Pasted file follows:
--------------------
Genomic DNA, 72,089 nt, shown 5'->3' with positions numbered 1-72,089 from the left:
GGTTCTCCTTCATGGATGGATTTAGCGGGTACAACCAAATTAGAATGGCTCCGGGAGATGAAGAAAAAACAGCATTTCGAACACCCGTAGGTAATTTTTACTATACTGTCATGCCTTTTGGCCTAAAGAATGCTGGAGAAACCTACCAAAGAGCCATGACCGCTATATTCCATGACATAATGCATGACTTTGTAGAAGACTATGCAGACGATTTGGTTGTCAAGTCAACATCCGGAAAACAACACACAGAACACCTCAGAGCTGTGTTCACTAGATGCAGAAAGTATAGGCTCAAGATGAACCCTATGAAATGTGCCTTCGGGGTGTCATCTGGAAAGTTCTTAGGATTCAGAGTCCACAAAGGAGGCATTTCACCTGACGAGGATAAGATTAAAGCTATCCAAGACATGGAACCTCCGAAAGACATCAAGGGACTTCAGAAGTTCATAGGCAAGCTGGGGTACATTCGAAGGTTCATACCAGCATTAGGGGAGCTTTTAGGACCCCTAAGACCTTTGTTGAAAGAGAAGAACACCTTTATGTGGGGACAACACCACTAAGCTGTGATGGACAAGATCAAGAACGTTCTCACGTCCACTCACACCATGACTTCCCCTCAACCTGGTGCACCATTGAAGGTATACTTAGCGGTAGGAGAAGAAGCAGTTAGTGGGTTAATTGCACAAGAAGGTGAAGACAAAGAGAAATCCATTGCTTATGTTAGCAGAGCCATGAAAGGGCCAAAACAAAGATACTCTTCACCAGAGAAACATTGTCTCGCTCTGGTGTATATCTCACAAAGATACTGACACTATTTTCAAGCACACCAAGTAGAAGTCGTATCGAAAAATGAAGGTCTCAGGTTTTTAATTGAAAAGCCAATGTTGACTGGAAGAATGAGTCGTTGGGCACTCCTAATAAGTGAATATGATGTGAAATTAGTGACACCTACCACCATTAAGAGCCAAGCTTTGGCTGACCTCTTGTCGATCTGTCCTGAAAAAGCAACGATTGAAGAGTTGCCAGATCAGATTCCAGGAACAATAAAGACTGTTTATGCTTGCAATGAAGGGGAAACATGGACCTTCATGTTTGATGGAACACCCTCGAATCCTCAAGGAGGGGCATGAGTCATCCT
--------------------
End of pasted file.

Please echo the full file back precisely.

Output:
Genomic DNA, 72,089 nt, shown 5'->3' with positions numbered 1-72,089 from the left:
GGTTCTCCTTCATGGATGGATTTAGCGGGTACAACCAAATTAGAATGGCTCCGGGAGATGAAGAAAAAACAGCATTTCGAACACCCGTAGGTAATTTTTACTATACTGTCATGCCTTTTGGCCTAAAGAATGCTGGAGAAACCTACCAAAGAGCCATGACCGCTATATTCCATGACATAATGCATGACTTTGTAGAAGACTATGCAGACGATTTGGTTGTCAAGTCAACATCCGGAAAACAACACACAGAACACCTCAGAGCTGTGTTCACTAGATGCAGAAAGTATAGGCTCAAGATGAACCCTATGAAATGTGCCTTCGGGGTGTCATCTGGAAAGTTCTTAGGATTCAGAGTCCACAAAGGAGGCATTTCACCTGACGAGGATAAGATTAAAGCTATCCAAGACATGGAACCTCCGAAAGACATCAAGGGACTTCAGAAGTTCATAGGCAAGCTGGGGTACATTCGAAGGTTCATACCAGCATTAGGGGAGCTTTTAGGACCCCTAAGACCTTTGTTGAAAGAGAAGAACACCTTTATGTGGGGACAACACCACTAAGCTGTGATGGACAAGATCAAGAACGTTCTCACGTCCACTCACACCATGACTTCCCCTCAACCTGGTGCACCATTGAAGGTATACTTAGCGGTAGGAGAAGAAGCAGTTAGTGGGTTAATTGCACAAGAAGGTGAAGACAAAGAGAAATCCATTGCTTATGTTAGCAGAGCCATGAAAGGGCCAAAACAAAGATACTCTTCACCAGAGAAACATTGTCTCGCTCTGGTGTATATCTCACAAAGATACTGACACTATTTTCAAGCACACCAAGTAGAAGTCGTATCGAAAAATGAAGGTCTCAGGTTTTTAATTGAAAAGCCAATGTTGACTGGAAGAATGAGTCGTTGGGCACTCCTAATAAGTGAATATGATGTGAAATTAGTGACACCTACCACCATTAAGAGCCAAGCTTTGGCTGACCTCTTGTCGATCTGTCCTGAAAAAGCAACGATTGAAGAGTTGCCAGATCAGATTCCAGGAACAATAAAGACTGTTTATGCTTGCAATGAAGGGGAAACATGGACCTTCATGTTTGATGGAACACCCTCGAATCCTCAAGGAGGGGCATGAGTCATCCT